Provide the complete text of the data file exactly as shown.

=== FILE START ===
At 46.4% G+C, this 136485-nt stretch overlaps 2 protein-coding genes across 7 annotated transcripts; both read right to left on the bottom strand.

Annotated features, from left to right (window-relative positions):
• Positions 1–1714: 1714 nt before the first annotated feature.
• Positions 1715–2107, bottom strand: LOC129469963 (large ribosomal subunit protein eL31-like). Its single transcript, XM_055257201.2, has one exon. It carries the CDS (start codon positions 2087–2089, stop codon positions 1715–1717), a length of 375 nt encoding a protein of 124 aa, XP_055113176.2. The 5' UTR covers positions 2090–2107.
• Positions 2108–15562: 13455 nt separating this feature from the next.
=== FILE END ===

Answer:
At 46.4% G+C, this 136485-nt stretch overlaps 2 protein-coding genes across 7 annotated transcripts; both read right to left on the bottom strand.

Annotated features, from left to right (window-relative positions):
• Positions 1–1714: 1714 nt before the first annotated feature.
• Positions 1715–2107, bottom strand: LOC129469963 (large ribosomal subunit protein eL31-like). Its single transcript, XM_055257201.2, has one exon. It carries the CDS (start codon positions 2087–2089, stop codon positions 1715–1717), a length of 375 nt encoding a protein of 124 aa, XP_055113176.2. The 5' UTR covers positions 2090–2107.
• Positions 2108–15562: 13455 nt separating this feature from the next.